9-11-2005 Big trouble in little Wilkes-Barre


If you limit your choices only to what seems possible or reasonable, you disconnect yourself from what you truly want, and all that is left is a compromise.--Robert Fritz

The following exerpt was culled from David Iseman's opinion piece that appeared in the Times Leader this past Friday:

But, late last month, I did an about-face. Why? The city persuaded a judge to slap Denise Carey, the leader of the protesters, with an $11,056 fine for, basically, persuading citizens to sign petitions challenging the city’s power.

All of a sudden we had more than a rehash of a citizen protest story. We had a story about a bully – and an underdog.

Who knew petitioning is a crime?

Of course, the city has defended the fine by arguing that Carey and her supporters abused the law by “violating the election process.”

The city has said the amount is fair because it cost the city to have a lawyer and his staff dissect the petition drive and prove it flawed. The judge in the case, Michael Conahan, agreed to the $11,056 as soon as the city’s lawyer asked for it.

The city’s mayor uses harsh words such as “fraudulent” and “deception” to criticize the petition drive.

Seems like a stretch to me. I’ve seen more deception in TV election ads.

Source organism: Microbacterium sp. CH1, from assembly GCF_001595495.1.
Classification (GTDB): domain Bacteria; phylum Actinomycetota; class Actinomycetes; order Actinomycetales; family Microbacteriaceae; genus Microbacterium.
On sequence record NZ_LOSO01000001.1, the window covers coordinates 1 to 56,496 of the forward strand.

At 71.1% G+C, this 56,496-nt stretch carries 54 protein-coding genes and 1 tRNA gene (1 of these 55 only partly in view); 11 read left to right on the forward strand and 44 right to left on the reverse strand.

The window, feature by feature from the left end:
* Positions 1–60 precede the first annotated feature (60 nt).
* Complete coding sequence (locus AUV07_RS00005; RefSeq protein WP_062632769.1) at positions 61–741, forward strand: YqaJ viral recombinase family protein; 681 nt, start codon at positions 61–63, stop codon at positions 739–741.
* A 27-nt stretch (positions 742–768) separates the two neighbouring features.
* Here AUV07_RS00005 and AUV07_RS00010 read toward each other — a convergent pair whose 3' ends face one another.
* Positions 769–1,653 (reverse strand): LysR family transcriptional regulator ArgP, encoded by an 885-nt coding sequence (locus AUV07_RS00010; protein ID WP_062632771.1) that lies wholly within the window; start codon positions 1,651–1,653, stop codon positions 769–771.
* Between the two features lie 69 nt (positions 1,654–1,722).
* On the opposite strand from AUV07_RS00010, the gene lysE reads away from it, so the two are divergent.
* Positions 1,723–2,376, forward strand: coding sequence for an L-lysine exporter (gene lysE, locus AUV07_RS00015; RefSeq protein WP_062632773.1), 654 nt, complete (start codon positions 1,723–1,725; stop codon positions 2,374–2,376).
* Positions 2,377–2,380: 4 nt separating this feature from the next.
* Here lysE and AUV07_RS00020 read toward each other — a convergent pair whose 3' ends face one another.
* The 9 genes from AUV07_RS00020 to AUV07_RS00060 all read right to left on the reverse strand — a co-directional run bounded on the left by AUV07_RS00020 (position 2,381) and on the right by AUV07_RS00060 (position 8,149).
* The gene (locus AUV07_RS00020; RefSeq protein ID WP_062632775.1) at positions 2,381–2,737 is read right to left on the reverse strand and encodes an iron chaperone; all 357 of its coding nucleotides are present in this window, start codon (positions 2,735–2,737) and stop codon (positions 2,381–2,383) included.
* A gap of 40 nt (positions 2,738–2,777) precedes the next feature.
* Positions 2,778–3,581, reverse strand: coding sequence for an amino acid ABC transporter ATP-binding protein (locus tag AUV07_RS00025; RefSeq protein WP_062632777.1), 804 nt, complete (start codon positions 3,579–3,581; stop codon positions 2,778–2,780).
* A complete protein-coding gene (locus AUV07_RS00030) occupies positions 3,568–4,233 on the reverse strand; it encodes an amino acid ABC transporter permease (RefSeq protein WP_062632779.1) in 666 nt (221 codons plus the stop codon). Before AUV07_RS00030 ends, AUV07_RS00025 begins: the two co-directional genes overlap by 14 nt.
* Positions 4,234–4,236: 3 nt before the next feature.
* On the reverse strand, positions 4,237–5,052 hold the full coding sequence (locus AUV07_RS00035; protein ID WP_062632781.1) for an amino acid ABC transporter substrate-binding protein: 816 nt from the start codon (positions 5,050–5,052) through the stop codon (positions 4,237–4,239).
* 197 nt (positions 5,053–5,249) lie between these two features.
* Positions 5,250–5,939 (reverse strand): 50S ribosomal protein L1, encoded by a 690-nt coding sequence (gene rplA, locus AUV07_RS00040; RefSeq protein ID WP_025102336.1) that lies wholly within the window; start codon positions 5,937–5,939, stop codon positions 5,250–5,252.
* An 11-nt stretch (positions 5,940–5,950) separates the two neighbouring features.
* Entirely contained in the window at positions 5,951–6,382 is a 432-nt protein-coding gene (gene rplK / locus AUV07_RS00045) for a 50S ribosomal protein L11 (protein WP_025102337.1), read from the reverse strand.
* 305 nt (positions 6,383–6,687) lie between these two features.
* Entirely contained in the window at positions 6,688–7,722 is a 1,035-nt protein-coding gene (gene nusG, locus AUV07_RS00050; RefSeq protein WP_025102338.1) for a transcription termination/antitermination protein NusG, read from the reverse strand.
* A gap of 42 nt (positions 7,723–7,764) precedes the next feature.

With the price of a gallon of gasoline being what it is these days, you'd think the Leader folks would temporarily suspend their usual routine of dumping gallons upon gallons of gasohol on the fires of discontent.

The city persuaded a judge. (???) Proof, dickus! You're supposed to be a journalist, for chrissakes!!!

The city’s mayor uses harsh words such as “fraudulent” and “deception” to criticize the petition drive. (???)

Since so many of you seem to have very short memories, dig this snippet captured from a Times Leader story dated August 25, 2005:

Lawyers from the bureau of elections and the city said Carey’s petition, if accepted, would alter the city charter in a way that would unconstitutionally stall the progress of government.

If voters were to select a specific issue for a ballot referendum, council’s decisions on that issue would have to be stayed until the referendum took place, explained Neil O’Donnell, solicitor for the board of elections.

“That doesn’t pass constitutional muster,” he said.

RUTRO! The attorney from Voter Services unequivically stated that the referendum "would unconstitutionally stall the progress of government," and "That doesn’t pass constitutional muster."

Violating the election process? Yeah, Davey, the referendum sought to do just that. Please stick to something you're good at in the future. Fire a reporter, or something.